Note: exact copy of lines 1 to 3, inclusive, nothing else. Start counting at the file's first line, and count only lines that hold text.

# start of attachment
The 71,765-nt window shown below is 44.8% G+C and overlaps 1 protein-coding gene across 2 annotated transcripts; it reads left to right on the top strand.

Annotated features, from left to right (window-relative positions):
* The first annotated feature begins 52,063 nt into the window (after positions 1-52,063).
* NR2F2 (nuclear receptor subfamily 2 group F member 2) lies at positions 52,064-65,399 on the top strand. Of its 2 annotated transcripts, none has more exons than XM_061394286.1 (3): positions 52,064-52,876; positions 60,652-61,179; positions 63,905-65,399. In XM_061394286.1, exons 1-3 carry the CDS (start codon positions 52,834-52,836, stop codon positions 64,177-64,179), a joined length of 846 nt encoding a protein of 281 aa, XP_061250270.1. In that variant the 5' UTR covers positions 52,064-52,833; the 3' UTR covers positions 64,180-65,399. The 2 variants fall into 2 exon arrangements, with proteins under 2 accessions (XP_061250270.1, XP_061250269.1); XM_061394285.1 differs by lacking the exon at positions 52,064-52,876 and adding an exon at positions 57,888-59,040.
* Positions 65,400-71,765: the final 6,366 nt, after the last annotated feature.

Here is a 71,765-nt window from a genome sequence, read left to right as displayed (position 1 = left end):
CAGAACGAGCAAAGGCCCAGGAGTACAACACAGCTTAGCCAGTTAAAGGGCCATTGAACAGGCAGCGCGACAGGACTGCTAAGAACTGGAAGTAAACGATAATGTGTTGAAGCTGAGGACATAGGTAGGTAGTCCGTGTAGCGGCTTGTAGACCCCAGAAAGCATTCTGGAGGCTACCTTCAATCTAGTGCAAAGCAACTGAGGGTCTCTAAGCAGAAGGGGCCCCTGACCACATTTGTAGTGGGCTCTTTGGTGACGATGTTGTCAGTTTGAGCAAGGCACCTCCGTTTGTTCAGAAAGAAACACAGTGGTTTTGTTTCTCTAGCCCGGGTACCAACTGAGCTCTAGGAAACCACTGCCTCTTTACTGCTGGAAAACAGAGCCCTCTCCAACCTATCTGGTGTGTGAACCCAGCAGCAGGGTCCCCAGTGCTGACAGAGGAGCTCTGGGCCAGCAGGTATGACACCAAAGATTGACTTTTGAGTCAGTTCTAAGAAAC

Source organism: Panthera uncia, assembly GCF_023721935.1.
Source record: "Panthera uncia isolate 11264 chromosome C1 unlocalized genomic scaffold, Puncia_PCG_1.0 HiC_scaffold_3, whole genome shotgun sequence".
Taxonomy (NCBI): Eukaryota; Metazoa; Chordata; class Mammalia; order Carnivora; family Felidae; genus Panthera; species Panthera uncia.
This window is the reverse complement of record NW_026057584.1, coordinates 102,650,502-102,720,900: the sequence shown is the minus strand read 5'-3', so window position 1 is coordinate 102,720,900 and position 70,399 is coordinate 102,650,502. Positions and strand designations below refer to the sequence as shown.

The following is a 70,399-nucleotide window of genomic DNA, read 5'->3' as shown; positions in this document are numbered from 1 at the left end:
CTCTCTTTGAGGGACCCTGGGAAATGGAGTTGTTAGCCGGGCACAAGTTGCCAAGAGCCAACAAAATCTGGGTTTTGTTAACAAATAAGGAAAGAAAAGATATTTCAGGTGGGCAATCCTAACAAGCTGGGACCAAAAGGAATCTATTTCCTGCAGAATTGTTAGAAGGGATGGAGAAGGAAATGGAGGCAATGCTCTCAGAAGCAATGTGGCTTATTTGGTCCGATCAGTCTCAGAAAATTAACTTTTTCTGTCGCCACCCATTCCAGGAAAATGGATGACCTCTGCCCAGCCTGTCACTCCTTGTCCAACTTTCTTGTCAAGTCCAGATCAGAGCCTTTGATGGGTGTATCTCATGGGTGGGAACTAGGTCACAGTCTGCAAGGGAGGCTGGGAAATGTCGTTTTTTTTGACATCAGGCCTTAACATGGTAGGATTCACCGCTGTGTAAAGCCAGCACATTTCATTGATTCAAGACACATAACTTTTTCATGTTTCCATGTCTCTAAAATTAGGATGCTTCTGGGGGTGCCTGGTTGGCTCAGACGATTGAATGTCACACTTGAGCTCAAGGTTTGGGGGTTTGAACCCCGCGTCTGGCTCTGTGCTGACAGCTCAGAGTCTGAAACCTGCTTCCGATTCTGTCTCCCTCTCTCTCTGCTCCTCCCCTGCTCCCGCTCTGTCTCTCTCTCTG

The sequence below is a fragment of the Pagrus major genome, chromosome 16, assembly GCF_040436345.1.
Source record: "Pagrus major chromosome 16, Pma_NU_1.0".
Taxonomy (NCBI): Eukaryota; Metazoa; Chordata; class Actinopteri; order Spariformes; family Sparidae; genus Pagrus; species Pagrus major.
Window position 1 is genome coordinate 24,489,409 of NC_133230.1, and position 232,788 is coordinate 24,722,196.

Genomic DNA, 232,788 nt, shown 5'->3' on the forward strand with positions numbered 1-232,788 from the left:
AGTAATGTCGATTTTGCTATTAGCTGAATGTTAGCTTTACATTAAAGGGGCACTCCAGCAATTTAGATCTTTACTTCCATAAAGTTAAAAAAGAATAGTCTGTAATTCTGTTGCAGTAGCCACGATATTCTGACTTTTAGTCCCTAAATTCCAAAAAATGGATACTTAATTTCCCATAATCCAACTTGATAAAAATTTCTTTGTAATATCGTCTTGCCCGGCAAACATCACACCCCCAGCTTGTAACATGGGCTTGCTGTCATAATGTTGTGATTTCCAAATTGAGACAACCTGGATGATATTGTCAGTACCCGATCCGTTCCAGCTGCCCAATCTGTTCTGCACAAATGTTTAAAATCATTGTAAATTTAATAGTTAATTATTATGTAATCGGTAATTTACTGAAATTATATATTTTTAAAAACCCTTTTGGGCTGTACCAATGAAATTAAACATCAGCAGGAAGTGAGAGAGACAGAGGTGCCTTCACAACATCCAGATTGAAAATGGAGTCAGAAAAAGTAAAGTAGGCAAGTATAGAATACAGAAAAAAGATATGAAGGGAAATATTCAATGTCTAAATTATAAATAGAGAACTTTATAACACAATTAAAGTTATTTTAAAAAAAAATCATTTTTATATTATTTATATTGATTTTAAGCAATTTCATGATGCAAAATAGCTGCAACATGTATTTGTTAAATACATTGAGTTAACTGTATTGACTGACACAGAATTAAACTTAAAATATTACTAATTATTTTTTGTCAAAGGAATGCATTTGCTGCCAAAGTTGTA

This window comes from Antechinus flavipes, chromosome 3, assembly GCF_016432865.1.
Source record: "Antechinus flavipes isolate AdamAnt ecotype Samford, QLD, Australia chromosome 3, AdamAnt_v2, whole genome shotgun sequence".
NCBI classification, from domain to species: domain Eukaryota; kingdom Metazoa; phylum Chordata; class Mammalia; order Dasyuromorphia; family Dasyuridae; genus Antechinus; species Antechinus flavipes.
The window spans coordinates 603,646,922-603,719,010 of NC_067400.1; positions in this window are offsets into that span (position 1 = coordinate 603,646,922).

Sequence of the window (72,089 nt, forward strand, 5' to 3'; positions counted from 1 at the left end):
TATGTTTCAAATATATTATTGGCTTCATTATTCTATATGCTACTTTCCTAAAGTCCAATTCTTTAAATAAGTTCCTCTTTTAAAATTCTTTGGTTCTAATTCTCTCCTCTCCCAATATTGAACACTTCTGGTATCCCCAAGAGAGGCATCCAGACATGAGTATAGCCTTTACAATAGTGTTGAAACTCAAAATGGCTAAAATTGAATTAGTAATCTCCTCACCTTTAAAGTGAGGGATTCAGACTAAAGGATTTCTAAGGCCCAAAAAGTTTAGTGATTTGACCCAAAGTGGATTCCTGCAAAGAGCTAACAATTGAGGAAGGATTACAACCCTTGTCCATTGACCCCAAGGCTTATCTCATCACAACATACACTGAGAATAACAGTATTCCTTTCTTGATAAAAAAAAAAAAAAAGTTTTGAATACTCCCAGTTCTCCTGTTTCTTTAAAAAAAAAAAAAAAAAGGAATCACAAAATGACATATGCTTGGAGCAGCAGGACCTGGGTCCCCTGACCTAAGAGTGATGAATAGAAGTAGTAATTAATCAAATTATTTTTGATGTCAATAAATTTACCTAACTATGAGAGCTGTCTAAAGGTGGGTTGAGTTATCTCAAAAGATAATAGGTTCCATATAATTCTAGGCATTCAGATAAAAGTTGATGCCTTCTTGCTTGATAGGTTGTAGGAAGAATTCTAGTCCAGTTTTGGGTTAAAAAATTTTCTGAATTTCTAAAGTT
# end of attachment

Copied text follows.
The 71,765-nt window shown below is 44.8% G+C and overlaps 1 protein-coding gene across 2 annotated transcripts; it reads left to right on the top strand.

Annotated features, from left to right (window-relative positions):
* The first annotated feature begins 52,063 nt into the window (after positions 1-52,063).